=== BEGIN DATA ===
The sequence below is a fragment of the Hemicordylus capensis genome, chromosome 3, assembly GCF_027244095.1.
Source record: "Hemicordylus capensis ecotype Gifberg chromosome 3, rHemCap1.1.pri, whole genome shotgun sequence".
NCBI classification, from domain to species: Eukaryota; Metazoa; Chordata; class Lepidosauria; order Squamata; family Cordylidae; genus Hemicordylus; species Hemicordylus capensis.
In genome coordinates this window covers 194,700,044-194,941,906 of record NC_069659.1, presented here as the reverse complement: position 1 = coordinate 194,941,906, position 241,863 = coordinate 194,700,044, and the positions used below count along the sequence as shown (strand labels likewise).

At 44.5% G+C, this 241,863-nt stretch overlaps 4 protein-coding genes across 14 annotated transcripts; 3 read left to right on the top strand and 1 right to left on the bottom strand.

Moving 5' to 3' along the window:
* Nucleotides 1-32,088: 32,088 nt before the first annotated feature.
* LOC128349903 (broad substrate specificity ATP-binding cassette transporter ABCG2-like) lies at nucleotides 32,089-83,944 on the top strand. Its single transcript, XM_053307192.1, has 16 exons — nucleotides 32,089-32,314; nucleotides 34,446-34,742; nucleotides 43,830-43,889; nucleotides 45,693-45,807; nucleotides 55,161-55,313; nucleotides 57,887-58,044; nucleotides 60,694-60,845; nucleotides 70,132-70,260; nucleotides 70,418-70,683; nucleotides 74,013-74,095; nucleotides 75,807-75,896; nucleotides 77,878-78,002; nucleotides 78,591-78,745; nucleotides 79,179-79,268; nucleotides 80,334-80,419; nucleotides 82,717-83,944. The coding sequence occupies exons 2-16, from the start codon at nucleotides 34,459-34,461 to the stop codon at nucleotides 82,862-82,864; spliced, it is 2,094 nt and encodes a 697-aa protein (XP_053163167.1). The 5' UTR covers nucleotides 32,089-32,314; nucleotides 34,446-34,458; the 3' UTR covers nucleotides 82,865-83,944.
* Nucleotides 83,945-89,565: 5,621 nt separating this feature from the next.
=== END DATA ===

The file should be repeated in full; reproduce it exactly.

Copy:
The sequence below is a fragment of the Hemicordylus capensis genome, chromosome 3, assembly GCF_027244095.1.
Source record: "Hemicordylus capensis ecotype Gifberg chromosome 3, rHemCap1.1.pri, whole genome shotgun sequence".
NCBI classification, from domain to species: Eukaryota; Metazoa; Chordata; class Lepidosauria; order Squamata; family Cordylidae; genus Hemicordylus; species Hemicordylus capensis.
In genome coordinates this window covers 194,700,044-194,941,906 of record NC_069659.1, presented here as the reverse complement: position 1 = coordinate 194,941,906, position 241,863 = coordinate 194,700,044, and the positions used below count along the sequence as shown (strand labels likewise).

At 44.5% G+C, this 241,863-nt stretch overlaps 4 protein-coding genes across 14 annotated transcripts; 3 read left to right on the top strand and 1 right to left on the bottom strand.

Moving 5' to 3' along the window:
* Nucleotides 1-32,088: 32,088 nt before the first annotated feature.
* LOC128349903 (broad substrate specificity ATP-binding cassette transporter ABCG2-like) lies at nucleotides 32,089-83,944 on the top strand. Its single transcript, XM_053307192.1, has 16 exons — nucleotides 32,089-32,314; nucleotides 34,446-34,742; nucleotides 43,830-43,889; nucleotides 45,693-45,807; nucleotides 55,161-55,313; nucleotides 57,887-58,044; nucleotides 60,694-60,845; nucleotides 70,132-70,260; nucleotides 70,418-70,683; nucleotides 74,013-74,095; nucleotides 75,807-75,896; nucleotides 77,878-78,002; nucleotides 78,591-78,745; nucleotides 79,179-79,268; nucleotides 80,334-80,419; nucleotides 82,717-83,944. The coding sequence occupies exons 2-16, from the start codon at nucleotides 34,459-34,461 to the stop codon at nucleotides 82,862-82,864; spliced, it is 2,094 nt and encodes a 697-aa protein (XP_053163167.1). The 5' UTR covers nucleotides 32,089-32,314; nucleotides 34,446-34,458; the 3' UTR covers nucleotides 82,865-83,944.
* Nucleotides 83,945-89,565: 5,621 nt separating this feature from the next.